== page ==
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July 14, 2009

Abraham Lincoln and So-called “Assualt Weapons”


As part of NSSF’s continuing efforts to correct misperceptions about civilian sporting rifles that look like military rifles, Doug Painter, NSSF senior advisor, puts the evolution of modern sporting rifles into perspective in a piece posted at OutdoorLife.com . . .

On an August afternoon in 1863, Christopher Spencer made his way to the White House with a rifle in hand.

The gun he was carrying, and which he had invented, was significantly different from traditional rifles of the time that could only be fired once before having to be reloaded. The new Spencer Repeating rifle could be loaded with seven cartridges in a tubular magazine and featured a lever under the trigger. When the lever was pushed down and then brought back up, the spent casing of the round that was fired was ejected and a new round was automatically fed into the chamber . . .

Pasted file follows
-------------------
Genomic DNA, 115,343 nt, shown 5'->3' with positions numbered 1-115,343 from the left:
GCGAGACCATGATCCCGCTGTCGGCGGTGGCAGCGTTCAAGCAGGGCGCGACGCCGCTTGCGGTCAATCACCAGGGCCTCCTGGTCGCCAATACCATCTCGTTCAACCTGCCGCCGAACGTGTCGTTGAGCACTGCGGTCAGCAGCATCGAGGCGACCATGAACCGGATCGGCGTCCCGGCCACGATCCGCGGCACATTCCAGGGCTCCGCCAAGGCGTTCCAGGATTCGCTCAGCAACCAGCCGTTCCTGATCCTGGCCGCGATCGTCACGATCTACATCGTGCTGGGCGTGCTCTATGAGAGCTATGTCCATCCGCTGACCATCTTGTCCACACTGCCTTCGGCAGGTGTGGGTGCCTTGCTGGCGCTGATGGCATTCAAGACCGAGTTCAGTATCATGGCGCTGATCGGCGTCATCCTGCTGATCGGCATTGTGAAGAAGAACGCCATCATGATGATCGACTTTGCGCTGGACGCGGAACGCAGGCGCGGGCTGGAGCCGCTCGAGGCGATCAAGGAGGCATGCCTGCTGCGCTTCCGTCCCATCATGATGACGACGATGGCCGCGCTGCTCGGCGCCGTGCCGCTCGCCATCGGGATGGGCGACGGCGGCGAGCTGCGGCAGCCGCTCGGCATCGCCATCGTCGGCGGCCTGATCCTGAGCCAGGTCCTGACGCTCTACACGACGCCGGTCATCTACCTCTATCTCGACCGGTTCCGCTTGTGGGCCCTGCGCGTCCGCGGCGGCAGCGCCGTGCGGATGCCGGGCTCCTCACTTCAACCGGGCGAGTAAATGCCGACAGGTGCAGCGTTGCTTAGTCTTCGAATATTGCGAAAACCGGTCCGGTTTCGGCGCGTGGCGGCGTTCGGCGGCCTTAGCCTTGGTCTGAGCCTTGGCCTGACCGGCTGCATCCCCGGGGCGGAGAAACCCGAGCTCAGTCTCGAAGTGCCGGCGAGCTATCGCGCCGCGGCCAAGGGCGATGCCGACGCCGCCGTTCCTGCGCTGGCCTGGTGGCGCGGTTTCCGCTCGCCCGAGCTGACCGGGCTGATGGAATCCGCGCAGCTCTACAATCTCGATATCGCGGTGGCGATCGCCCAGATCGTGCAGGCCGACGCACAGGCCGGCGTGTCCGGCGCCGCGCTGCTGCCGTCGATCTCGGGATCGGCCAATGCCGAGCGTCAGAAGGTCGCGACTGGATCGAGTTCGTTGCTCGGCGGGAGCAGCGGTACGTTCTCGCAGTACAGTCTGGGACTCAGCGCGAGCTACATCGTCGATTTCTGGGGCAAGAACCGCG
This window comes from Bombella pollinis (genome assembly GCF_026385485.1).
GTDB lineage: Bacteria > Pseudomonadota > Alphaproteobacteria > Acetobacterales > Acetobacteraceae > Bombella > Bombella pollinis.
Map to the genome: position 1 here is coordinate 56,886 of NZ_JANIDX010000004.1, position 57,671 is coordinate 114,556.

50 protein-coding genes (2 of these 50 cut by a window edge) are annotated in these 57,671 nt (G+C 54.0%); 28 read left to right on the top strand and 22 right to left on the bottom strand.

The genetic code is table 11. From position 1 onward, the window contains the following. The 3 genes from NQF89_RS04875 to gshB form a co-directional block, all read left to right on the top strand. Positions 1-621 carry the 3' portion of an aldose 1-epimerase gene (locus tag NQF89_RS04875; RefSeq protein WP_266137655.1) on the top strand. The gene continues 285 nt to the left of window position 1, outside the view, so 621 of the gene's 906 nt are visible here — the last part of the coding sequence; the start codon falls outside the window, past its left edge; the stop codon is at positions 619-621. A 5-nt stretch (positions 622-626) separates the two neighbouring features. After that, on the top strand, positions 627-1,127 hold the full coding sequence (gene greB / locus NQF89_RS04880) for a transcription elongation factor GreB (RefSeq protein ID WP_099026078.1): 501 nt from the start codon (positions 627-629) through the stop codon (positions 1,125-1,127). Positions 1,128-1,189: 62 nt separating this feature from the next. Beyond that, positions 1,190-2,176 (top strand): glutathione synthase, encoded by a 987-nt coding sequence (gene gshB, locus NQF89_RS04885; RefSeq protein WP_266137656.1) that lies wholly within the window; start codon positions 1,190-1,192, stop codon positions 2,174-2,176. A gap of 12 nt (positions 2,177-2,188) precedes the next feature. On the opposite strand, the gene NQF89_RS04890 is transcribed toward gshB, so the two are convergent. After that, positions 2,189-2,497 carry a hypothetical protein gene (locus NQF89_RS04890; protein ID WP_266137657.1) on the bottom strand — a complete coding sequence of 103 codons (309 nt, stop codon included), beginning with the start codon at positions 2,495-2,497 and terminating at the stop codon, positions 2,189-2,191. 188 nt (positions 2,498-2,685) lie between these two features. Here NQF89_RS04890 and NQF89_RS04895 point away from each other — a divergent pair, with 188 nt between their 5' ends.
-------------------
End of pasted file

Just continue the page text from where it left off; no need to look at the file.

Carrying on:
If the anti-gun movement had been active in the late 19th century, they may well have labeled such rapid-fire, high-capacity magazine rifles as the “assault weapons” of their day.

And it would have been as inaccurate then as it is today to label a civilian sporting rifle an “assault weapon.”

Read Doug's column.